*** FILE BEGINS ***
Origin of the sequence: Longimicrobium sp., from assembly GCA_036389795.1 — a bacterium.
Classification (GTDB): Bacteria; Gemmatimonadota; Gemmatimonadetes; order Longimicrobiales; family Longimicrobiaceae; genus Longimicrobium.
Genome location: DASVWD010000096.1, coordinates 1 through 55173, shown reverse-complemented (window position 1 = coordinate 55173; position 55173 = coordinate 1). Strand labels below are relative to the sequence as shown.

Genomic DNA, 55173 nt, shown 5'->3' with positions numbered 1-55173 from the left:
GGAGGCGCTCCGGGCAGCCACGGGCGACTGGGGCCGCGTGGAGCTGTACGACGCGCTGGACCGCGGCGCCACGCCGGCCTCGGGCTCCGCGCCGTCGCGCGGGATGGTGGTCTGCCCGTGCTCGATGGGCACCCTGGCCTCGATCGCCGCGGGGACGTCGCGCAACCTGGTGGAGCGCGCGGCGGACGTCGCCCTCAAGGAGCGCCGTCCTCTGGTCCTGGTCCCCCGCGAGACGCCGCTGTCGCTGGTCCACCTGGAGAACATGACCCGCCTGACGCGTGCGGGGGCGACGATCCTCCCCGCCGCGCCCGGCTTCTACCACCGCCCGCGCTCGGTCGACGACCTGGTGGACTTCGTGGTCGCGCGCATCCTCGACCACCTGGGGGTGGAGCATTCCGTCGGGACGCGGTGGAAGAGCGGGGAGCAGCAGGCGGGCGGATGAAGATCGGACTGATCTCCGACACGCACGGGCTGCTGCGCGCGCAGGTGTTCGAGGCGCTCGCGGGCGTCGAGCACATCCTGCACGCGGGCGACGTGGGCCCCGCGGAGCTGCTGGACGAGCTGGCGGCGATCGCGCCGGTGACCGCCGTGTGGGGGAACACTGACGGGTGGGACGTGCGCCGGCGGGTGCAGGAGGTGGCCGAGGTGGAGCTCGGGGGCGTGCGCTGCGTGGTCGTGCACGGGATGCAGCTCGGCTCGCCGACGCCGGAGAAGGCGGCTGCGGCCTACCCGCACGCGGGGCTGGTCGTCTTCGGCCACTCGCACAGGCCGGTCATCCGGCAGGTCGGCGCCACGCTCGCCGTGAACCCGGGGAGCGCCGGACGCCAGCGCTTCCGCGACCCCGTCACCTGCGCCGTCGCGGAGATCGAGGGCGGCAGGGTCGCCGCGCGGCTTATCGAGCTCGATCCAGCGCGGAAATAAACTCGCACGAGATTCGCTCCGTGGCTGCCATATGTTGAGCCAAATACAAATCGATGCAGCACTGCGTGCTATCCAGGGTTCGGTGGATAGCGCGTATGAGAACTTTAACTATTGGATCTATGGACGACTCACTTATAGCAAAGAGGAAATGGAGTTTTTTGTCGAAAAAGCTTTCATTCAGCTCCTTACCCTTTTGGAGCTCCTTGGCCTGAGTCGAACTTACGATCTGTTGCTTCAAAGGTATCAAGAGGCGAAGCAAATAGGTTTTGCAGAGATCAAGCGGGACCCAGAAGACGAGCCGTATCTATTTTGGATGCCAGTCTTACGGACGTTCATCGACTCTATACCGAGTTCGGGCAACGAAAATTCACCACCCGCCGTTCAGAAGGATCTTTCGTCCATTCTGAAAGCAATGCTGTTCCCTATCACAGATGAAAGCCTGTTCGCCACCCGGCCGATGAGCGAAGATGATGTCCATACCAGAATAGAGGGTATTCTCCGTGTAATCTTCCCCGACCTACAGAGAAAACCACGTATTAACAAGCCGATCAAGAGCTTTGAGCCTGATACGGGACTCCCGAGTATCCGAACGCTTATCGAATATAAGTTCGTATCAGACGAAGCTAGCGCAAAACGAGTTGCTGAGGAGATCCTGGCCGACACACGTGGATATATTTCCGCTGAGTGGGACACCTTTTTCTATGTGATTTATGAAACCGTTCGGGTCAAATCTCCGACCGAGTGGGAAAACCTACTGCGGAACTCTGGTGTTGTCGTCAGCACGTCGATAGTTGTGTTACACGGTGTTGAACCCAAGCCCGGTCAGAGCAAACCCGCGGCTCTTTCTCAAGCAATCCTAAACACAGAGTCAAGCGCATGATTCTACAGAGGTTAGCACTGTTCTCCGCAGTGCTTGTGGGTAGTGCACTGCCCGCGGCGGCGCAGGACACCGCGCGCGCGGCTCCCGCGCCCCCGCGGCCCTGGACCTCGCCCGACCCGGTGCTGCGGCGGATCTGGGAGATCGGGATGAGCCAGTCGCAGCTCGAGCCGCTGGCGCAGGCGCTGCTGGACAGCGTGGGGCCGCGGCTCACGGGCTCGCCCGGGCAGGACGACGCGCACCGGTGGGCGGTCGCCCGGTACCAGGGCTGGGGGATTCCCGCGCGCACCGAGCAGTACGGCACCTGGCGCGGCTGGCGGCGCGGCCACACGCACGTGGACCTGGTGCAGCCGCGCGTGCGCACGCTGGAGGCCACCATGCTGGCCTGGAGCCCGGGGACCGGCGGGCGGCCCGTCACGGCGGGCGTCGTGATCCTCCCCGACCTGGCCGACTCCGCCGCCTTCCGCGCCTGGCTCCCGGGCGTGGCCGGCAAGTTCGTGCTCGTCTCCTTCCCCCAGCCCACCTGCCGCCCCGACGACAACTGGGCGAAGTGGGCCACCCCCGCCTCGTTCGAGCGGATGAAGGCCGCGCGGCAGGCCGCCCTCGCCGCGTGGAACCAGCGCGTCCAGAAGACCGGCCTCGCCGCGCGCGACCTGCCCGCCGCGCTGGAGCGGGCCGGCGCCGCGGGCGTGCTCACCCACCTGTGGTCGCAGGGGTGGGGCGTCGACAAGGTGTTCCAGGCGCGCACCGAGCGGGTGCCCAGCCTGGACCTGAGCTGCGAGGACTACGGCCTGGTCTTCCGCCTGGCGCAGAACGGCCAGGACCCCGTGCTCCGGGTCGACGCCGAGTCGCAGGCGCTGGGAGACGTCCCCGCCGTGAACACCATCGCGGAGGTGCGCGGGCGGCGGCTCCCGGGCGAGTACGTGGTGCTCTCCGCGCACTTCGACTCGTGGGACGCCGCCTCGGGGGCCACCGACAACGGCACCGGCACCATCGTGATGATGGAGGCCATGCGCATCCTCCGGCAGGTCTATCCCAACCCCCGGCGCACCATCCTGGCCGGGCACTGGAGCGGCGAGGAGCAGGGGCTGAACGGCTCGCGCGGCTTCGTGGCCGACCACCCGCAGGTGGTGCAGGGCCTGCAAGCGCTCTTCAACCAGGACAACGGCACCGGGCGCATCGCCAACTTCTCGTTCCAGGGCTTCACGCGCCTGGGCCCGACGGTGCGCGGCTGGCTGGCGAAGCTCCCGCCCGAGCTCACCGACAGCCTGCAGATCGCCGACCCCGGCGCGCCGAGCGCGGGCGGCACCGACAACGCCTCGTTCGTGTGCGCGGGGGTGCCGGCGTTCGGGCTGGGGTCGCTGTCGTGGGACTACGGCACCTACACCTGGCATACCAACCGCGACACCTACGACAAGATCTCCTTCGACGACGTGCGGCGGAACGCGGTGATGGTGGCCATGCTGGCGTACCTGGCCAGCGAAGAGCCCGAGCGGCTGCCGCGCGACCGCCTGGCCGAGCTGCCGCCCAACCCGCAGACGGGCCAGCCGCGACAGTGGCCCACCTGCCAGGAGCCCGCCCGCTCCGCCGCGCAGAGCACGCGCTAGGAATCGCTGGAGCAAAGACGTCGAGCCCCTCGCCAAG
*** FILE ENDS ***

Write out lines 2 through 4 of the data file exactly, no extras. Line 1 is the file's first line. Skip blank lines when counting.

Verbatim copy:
Classification (GTDB): Bacteria; Gemmatimonadota; Gemmatimonadetes; order Longimicrobiales; family Longimicrobiaceae; genus Longimicrobium.
Genome location: DASVWD010000096.1, coordinates 1 through 55173, shown reverse-complemented (window position 1 = coordinate 55173; position 55173 = coordinate 1). Strand labels below are relative to the sequence as shown.

Genomic DNA, 55173 nt, shown 5'->3' with positions numbered 1-55173 from the left: